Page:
So today, in the words of the apostle Paul, we are “sorrowful, yet always rejoicing” (2 Cor. 6:10). We are sorrowful because we will miss the lady who has been the thread that held our family together, but we have so much for which to rejoice. We rejoice that she lived a long life filled with friendships. We rejoice that she not only endured hardships, she triumphed over them in Christ. We rejoice that she could be taken care of by her own family, and that when her needs became too great for that she was able to adjust so well to extended care somewhere else. And we rejoice that when she slipped from this life she did so in grace and peace, bathed in prayer and love.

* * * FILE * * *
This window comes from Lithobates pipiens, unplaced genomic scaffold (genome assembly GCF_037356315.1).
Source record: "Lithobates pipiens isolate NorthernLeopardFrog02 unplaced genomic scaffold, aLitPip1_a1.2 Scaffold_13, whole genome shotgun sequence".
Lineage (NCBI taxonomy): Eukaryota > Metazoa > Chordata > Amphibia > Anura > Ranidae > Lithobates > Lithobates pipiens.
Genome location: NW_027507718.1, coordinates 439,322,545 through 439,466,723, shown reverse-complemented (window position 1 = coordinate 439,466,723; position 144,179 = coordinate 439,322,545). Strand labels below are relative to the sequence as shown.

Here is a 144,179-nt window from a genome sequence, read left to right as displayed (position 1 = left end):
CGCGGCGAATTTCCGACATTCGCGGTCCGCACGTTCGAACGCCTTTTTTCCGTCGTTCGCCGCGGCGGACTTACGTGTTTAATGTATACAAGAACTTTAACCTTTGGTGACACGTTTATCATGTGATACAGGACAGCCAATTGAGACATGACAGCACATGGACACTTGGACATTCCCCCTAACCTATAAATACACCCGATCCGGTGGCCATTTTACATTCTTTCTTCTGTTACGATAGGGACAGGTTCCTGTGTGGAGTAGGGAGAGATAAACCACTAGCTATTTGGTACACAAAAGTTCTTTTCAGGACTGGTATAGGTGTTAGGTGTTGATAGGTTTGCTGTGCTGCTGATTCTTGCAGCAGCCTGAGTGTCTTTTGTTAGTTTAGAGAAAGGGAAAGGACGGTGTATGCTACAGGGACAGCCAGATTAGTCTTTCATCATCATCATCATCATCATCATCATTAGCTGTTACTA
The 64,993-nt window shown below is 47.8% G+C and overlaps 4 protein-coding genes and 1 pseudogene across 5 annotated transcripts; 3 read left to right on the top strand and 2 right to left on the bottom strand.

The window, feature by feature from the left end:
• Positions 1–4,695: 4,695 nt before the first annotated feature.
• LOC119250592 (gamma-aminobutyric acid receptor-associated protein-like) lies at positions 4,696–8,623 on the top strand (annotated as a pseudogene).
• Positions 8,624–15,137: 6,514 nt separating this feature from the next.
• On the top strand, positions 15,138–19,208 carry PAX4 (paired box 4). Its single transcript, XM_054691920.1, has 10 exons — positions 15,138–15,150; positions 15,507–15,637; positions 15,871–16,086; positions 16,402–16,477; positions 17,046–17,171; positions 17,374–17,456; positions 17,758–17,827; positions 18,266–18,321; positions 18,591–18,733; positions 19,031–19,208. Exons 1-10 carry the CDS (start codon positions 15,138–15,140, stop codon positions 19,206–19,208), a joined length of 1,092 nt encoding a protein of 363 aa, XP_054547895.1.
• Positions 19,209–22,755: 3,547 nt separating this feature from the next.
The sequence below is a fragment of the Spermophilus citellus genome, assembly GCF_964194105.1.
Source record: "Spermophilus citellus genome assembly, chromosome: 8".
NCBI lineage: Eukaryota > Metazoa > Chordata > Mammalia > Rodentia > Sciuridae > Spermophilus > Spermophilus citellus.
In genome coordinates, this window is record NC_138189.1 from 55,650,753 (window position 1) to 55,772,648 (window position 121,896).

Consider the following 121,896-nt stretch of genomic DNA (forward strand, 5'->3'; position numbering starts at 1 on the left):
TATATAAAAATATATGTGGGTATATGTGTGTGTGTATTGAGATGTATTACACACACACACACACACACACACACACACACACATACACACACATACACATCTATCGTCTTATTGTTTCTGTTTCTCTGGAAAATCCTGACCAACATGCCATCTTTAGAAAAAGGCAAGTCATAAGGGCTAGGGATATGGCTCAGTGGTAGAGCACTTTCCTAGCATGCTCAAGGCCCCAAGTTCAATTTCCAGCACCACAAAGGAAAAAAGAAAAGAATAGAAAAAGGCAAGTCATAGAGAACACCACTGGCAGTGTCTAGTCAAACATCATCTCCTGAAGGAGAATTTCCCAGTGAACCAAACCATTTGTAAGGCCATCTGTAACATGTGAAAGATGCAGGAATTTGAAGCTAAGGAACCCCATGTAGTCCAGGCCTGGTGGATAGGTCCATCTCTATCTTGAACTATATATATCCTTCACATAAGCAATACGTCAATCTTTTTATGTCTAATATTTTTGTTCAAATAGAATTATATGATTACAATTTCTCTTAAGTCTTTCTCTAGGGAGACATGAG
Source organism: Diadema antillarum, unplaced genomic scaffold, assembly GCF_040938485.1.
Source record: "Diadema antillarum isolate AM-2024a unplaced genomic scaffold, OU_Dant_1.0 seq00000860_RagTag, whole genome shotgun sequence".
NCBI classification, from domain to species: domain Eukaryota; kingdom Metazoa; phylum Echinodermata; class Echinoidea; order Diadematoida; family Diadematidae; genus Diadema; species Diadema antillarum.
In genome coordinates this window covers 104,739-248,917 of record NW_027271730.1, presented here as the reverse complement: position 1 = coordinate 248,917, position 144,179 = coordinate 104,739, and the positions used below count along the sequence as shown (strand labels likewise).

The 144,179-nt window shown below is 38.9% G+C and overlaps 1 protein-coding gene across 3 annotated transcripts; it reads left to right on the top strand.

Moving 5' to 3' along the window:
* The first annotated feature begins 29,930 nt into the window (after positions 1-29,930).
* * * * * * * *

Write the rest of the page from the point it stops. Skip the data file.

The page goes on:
I would like to conclude by reading the rest of the story of the lady called Tabitha or Dorcas.
So Peter rose and went with them. And when he arrived, they took him to the upper room. All the widows stood beside him weeping and showing tunics and other garments that Dorcas made while she was with them. But Peter put them all outside, and knelt down and prayed; and turning to the body he said, "Tabitha, arise." And she opened her eyes, and when she saw Peter she sat up. And he gave her his hand and raised her up. Then calling the saints and widows, he presented her alive. And it became known throughout all Joppa, and many believed in the Lord. (Acts 9:39-42)
The great hope we have is that Granny’s story will end like Tabitha’s. Some day the Lord Himself will say, “Inez, arise.” He will giver her His hand, and she will open her eyes and see Jesus.